The same fate, she warned, could befall the European auto industry as the market is “flooded” with Chinese-made electric cars whose “price is kept artificially low”.

“And as we do not accept this from the inside, we do not accept this from the outside,” von der Leyen said, drawing applause from lawmakers.

“Europe is open to competition but not to a race to the bottom. We must defend ourselves against unfair practices.”


The investigation could lead to the imposition of tariffs to offset the effects of Chinese subsidies, which take the form of subsidies, preferential taxes and low taxation.

Climate neutrality but don’t forget the farmers

As has been the case in all of his previous State of the Union addresses, von der Leyen spoke at length about his flagship policy – ​​the European Green Deal – and the bloc’s long-term mission to become climate neutral by 2050.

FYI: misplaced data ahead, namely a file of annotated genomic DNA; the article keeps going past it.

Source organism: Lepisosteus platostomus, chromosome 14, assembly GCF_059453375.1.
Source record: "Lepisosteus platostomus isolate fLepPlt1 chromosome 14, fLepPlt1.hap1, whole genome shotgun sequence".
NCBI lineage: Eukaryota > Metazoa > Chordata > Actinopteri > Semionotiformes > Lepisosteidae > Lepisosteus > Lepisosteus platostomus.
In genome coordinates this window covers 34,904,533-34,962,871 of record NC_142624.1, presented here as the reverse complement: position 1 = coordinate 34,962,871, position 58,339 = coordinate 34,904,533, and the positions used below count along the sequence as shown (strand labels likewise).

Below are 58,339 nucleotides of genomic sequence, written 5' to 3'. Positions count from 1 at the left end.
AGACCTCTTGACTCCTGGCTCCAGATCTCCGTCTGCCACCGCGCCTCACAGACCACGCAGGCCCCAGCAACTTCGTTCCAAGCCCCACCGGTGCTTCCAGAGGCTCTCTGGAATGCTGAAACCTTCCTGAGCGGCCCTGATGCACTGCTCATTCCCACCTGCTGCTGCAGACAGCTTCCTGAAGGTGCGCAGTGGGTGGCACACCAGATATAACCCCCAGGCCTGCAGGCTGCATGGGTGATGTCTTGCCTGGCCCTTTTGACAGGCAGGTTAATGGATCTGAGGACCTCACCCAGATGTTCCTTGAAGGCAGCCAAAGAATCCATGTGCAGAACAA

“Four years ago, the European Green Deal was our answer to the call of history. And this summer – the hottest on record in Europe – has been a cruel reminder,” she said.

Von der Leyen celebrated the numerous pieces of climate legislation that have been successfully adopted since his arrival in Brussels and praised Europe’s “unique biological diversity” made up of thousands of animal species, forests, heaths and wetlands.

“The loss of nature destroys not only the foundations of our lives, but also our sense of what constitutes our home,” von der Leyen said.

His impassioned comments, delivered in German, seemed to evoke the nature restoration law, which this spring became the target of bitter opposition from right-wing parties and barely survived a vote at daggers drawn in the European Parliament.

Conservatives had argued that the bill would reduce food production and endanger the livelihoods of European farmers, fears widely shared on social media and denied by climate scientists, NGOs and the private sector.